I'm no racist, says officer in custody death probe

Alexandra Wood One of the police officers criticised by the Independent Police Complaints Commission over the death in custody of a black former paratrooper has denied being a racist.

John Dunn, who was the custody sergeant when Christopher Alder died on the floor of the custody suite at Queen's Gardens police station, in Hull, eight years ago, was found guilty of the "most serious neglect of duty" with three others in an excoriating report.

The IPPC also found the men – Sgt Dunn, PCs Matthew Barr, Neil Blakey and Nigel Dawson – guilty of "unwitting racism".

A fifth officer, Acting Sgt Mark Ellerington, was also said to be involved but to a "lesser extent".

CCTV footage caught Mr Alder's last moments as he choked to death on the floor. Later broadcast on television in 2004 it sparked widespread revulsion.

The first of any of the officers to speak publically, Mr Dunn denied accusations of racism – and rejected allegations he made monkey noises when a drunk white woman was causing trouble and later when Mr Alder was lying dead on the floor.

The 44-year-old said: "I would not have treated a white person any differently. It's a ridiculous allegation. Race played no part in this."

Mr Dunn claimed the alleged "monkey noises" he made when the woman was trying to escape was "a stupid impression of someone running".

He said noises made after Mr Alder's death were laughter, a release of tension, after PC Barr joked about the yellow footwear they might be given if their clothes were seized for a forensic investigation. He was, he said, in an emotionally charged state having physically tried to save Mr Alder's life. While "very, very saddened" Mr Alder died in police custody, it was "very unfair the finger should be pointed at five individuals when there was a lot more to the story".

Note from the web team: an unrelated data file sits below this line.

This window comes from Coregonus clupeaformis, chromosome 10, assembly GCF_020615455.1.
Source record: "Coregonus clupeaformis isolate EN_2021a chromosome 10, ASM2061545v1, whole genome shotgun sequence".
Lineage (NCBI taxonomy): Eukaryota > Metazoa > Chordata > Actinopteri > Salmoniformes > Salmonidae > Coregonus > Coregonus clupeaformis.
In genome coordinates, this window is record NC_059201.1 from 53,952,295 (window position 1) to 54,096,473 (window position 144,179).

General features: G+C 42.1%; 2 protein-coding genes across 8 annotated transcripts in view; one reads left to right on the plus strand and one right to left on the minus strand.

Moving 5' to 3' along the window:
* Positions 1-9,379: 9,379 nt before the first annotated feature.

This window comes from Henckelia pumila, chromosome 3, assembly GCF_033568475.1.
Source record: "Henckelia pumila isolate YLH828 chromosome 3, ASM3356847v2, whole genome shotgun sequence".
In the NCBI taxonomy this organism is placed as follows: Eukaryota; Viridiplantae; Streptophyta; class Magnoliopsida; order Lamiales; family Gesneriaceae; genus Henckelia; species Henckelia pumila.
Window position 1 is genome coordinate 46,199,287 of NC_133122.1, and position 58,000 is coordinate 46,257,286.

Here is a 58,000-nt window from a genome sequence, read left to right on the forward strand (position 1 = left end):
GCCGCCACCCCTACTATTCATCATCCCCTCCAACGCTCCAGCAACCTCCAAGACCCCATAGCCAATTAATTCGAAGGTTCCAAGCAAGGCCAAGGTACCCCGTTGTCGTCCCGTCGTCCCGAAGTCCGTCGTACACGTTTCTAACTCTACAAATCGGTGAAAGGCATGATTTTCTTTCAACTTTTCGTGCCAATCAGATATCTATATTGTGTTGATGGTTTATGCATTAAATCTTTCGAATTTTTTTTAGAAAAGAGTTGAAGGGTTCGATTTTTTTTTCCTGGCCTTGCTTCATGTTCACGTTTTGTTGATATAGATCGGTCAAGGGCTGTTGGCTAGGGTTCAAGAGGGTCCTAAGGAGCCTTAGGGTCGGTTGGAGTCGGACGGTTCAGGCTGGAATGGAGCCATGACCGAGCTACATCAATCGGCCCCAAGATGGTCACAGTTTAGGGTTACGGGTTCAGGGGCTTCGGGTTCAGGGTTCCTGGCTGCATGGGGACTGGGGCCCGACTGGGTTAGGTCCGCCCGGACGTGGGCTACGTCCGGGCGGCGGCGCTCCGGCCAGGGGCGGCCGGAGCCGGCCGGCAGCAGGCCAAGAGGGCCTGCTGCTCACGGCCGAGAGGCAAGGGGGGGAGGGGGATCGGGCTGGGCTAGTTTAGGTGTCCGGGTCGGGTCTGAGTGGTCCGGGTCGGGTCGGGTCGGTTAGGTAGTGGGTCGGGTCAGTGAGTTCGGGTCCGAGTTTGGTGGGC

He also offered his condolences to the Alder family.

IPCC chairman Nick Hardwick said in his report the officers who had watched Mr Alder die had "disgraced" the police service.

He also criticised the refusal of the men to co-operate with the review.

But Mr Dunn, who was given early retirement with four of the five officers in December 2004 on the grounds of ill-health, said he didn't trust the IPPC and felt he had been "hounded by the system, to get a conviction to appease certain people".

He said: "It felt like this was another part of the witch hunt."

All five have denied any wrongdoing and said they were "deeply disappointed" by the IPCC report.

Mr Alder, of Dagger Lane, Hull, suffered a head injury during a scuffle outside a hotel and was taken to Hull Royal Infirmary for treatment. He was subsequently arrested at the hospital by police for an alleged breach of the peace and, despite no diagnosis of his head injuries being made, was discharged and taken to Queen's Gardens police station.

Later, handcuffed, face down on the floor and with his trousers around his ankles, he choked to death on his own blood and vomit while the officers did nothing to help him.

All five officers were cleared of manslaughter at Teesside Crown Court in June 2002, on the orders of the judge.